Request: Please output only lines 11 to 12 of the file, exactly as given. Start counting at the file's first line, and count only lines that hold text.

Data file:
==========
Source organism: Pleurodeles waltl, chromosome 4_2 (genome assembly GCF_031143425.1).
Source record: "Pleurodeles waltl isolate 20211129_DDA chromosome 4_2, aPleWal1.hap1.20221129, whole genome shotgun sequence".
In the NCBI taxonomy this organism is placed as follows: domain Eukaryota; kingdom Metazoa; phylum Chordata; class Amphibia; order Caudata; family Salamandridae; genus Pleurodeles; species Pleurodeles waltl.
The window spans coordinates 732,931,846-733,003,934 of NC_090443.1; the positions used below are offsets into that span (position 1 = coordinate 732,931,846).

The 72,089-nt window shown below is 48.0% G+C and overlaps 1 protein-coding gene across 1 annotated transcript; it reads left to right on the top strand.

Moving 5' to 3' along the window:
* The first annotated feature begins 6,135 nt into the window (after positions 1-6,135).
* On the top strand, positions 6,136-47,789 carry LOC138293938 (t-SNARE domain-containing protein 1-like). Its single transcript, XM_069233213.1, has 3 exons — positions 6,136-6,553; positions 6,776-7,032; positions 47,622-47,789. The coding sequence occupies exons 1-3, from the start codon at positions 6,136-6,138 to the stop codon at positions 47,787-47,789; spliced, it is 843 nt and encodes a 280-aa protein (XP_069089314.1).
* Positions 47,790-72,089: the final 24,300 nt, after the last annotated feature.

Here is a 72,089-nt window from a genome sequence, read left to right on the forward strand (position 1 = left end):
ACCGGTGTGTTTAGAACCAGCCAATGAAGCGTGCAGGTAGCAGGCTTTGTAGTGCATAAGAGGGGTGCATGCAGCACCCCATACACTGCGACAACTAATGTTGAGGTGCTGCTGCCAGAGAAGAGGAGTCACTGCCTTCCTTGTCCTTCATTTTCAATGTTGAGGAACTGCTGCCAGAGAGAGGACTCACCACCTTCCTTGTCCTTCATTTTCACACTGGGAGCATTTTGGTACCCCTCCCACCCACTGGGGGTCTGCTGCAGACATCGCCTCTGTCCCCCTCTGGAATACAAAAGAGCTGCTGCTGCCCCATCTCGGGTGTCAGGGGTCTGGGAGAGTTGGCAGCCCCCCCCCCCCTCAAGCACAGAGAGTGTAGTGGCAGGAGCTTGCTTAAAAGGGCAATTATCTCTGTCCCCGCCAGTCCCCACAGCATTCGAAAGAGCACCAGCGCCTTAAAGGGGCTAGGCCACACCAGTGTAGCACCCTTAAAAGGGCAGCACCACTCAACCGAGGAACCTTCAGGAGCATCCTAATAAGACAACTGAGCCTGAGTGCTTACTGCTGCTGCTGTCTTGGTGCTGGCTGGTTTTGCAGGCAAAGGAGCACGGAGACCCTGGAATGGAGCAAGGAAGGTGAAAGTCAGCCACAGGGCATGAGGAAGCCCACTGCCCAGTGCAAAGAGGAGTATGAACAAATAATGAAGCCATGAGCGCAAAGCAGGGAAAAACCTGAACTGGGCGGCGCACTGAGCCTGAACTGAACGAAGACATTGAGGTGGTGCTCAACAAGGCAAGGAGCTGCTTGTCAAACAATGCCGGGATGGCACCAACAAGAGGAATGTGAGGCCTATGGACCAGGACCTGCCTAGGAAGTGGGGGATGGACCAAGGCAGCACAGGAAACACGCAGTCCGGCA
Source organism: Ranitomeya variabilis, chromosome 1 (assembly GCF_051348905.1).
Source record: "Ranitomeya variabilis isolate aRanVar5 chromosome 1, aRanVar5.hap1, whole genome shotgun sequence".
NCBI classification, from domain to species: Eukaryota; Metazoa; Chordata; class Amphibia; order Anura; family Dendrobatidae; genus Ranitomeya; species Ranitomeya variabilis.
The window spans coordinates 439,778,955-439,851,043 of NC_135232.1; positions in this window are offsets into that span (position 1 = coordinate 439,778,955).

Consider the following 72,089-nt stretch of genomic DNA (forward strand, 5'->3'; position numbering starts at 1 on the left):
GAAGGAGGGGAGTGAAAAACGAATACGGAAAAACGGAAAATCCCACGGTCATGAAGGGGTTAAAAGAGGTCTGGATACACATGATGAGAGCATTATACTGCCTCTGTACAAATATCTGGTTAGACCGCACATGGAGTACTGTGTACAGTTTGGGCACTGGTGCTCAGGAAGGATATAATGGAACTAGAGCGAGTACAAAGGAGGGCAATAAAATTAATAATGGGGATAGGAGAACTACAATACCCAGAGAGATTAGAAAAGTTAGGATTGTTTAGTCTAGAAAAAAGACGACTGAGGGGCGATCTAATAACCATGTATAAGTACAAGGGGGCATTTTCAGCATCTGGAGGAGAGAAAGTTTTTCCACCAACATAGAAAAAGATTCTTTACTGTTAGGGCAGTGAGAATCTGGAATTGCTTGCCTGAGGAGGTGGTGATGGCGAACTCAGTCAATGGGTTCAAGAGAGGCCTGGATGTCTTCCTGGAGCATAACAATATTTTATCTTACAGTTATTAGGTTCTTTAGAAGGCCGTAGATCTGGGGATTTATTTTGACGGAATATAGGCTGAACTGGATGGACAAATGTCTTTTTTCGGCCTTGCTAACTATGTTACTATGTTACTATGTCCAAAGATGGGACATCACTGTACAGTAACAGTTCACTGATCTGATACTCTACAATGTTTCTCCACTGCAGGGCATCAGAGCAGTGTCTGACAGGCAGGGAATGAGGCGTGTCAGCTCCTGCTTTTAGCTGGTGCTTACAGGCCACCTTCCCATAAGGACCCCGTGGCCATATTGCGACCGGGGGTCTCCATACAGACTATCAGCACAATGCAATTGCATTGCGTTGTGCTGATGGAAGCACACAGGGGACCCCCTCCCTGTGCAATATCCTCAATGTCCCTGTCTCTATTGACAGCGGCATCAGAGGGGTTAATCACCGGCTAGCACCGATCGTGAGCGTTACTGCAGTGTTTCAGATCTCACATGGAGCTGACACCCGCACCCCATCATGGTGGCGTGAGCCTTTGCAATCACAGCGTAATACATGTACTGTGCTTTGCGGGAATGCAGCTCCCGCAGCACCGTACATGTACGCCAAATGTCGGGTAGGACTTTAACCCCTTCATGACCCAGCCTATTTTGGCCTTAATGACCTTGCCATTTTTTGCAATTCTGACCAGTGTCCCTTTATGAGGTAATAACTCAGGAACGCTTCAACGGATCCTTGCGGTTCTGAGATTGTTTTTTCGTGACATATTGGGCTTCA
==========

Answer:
ACCGGTGTGTTTAGAACCAGCCAATGAAGCGTGCAGGTAGCAGGCTTTGTAGTGCATAAGAGGGGTGCATGCAGCACCCCATACACTGCGACAACTAATGTTGAGGTGCTGCTGCCAGAGAAGAGGAGTCACTGCCTTCCTTGTCCTTCATTTTCAATGTTGAGGAACTGCTGCCAGAGAGAGGACTCACCACCTTCCTTGTCCTTCATTTTCACACTGGGAGCATTTTGGTACCCCTCCCACCCACTGGGGGTCTGCTGCAGACATCGCCTCTGTCCCCCTCTGGAATACAAAAGAGCTGCTGCTGCCCCATCTCGGGTGTCAGGGGTCTGGGAGAGTTGGCAGCCCCCCCCCCCCTCAAGCACAGAGAGTGTAGTGGCAGGAGCTTGCTTAAAAGGGCAATTATCTCTGTCCCCGCCAGTCCCCACAGCATTCGAAAGAGCACCAGCGCCTTAAAGGGGCTAGGCCACACCAGTGTAGCACCCTTAAAAGGGCAGCACCACTCAACCGAGGAACCTTCAGGAGCATCCTAATAAGACAACTGAGCCTGAGTGCTTACTGCTGCTGCTGTCTTGGTGCTGGCTGGTTTTGCAGGCAAAGGAGCACGGAGACCCTGGAATGGAGCAAGGAAGGTGAAAGTCAGCCACAGGGCATGAGGAAGCCCACTGCCCAGTGCAAAGAGGAGTATGAACAAATAATGAAGCCATGAGCGCAAAGCAGGGAAAAACCTGAACTGGGCGGCGCACTGAGCCTGAACTGAACGAAGACATTGAGGTGGTGCTCAACAAGGCAAGGAGCTGCTTGTCAAACAATGCCGGGATGGCACCAACAAGAGGAATGTGAGGCCTATGGACCAGGACCTGCCTAGGAAGTGGGGGATGGACCAAGGCAGCACAGGAAACACGCAGTCCGGCA
Source organism: Ranitomeya variabilis, chromosome 1 (assembly GCF_051348905.1).